Making Time: Balancing Different Career Interests
This is a story about how I discovered two careers I love and how they fit together (or rather, how I made them fit together).
When I arrived at Hamilton, I knew I wanted to major in history, but I didn’t have any idea what I wanted my career to be. Fortunately, I had two good things going for me: one,I was at Hamilton, where I was getting a great liberal arts education and my major didn’t have to relate to my career, and two,my on-campus job was at the Career Center.
The career advisors helped me explore careers and figure out what kind of work environment, job responsibilities, and industries I liked. I discovered museum work, and with the help of summer internship funding, worked at two museums the summer before my senior year. Those differing experiences helped me figure out what parts of the museum world most intrigued me. I really liked working directly with the objects and artworks, and I liked researching and organizing. Curatorial and collections management work seemed to be the right fit for me.
I looked at descriptions for different museum job listings at all kinds of places and all levels, to get a sense of what kind of jobs were out there . It also helped to see what kind of experience and qualifications were needed to get those jobs. The jobs I was most interested in consistently wanted a master’s degree. It convinced me I would need more schooling, but I was not ready for another round of school at that time. So, I started thinking about jobs, in the museum field and elsewhere, that I could do while I save up and recharge for graduate school.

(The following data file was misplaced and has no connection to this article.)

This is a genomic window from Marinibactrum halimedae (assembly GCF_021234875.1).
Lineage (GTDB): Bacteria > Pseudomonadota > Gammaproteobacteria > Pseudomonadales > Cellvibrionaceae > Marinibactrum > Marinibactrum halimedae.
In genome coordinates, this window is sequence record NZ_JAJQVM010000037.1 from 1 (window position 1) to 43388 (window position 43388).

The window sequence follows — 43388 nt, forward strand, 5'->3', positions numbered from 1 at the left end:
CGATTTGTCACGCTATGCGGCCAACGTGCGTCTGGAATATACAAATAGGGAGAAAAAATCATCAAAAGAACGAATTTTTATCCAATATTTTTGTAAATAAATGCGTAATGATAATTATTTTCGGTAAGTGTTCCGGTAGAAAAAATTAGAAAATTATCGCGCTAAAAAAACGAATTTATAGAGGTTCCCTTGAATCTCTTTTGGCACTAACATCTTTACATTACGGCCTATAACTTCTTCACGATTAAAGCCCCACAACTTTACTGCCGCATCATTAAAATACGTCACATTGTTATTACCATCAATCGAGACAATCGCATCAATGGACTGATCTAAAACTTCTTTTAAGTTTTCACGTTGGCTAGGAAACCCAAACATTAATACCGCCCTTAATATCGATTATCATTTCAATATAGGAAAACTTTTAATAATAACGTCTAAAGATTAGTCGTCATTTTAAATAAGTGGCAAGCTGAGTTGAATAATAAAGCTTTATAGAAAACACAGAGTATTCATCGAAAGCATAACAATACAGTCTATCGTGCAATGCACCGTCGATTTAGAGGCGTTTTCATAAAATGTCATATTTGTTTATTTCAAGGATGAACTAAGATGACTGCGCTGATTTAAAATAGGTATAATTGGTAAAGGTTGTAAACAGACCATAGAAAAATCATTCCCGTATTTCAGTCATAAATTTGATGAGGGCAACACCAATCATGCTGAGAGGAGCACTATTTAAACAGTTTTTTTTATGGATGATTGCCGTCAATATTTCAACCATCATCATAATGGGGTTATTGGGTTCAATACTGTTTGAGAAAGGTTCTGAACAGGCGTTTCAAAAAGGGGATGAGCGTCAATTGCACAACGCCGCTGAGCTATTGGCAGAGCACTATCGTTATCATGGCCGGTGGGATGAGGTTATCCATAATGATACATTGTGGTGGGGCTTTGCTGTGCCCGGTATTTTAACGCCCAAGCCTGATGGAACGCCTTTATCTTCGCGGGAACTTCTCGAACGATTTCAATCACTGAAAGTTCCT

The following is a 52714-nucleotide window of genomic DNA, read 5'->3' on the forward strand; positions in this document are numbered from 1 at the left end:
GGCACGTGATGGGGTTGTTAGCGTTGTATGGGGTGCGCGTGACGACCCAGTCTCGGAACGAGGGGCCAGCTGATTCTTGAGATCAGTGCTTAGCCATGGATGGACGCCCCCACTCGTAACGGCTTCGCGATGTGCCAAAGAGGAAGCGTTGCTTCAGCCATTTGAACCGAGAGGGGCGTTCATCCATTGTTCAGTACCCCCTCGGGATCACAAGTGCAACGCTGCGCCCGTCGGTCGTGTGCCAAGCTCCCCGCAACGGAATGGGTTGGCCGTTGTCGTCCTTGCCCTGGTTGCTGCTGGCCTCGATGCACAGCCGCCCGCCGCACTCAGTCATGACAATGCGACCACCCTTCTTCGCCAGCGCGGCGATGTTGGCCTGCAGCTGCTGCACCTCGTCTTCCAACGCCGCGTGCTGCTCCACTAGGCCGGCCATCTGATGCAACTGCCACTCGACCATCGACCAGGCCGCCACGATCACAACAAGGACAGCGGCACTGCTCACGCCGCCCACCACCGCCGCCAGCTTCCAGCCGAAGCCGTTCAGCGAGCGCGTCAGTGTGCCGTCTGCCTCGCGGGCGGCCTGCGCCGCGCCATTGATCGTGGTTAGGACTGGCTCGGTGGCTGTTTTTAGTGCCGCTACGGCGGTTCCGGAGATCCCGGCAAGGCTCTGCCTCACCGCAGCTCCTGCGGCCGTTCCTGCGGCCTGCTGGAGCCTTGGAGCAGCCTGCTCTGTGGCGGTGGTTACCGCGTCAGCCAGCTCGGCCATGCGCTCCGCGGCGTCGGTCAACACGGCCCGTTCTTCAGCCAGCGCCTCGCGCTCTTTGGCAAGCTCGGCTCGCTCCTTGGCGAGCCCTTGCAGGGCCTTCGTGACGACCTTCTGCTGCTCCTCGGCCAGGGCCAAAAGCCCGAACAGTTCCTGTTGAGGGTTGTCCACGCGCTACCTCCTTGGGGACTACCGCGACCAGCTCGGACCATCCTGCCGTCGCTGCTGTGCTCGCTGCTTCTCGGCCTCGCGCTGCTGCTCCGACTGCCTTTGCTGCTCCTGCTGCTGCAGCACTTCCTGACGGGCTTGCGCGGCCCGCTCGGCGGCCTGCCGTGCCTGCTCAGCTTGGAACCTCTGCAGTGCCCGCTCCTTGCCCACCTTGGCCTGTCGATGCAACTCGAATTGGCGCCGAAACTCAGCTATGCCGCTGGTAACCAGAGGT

I loved my job at the Career Center. I saw how important a supportive career development office is for the student body and became invested in the theory and practice of career advising. So, I started looking into higher education student services jobs. I ended up getting a job at Cornell University in Ithaca, N.Y., in the Arts & Sciences Career Development Center. I did the event coordination and marketing for the career center, specifically serving liberal arts students. It was great. I was using my creative side to make marketing materials, my analytical side to organize and coordinate events, and working in a wonderful environment of career advisors and student workers. I didn’t let myself lose sight of my overall goal, though, and found a volunteer opportunity with a local museum, the 1890 House Museum in Cortland, NY, doing collections management work.
After two-and-a-half years at Cornell, I shifted my focus back to museums by enrolling in the M.A. in museum studies program at the Cooperstown Graduate Program, a part of SUNY Oneonta with a separate, museum-focused “campus” in Cooperstown, N.Y. I was a SUNY Oneonta student, but spent most of my time in Cooperstown and learned from SUNY professors and museum staff at two area museums. In my coursework, I was constantly working on real-life projects for museums; of course, I held internships, too. My two years of graduate school was basically two years of working full-time at museums. I thought I’d miss the career development field, but it turned out I didn’t have to!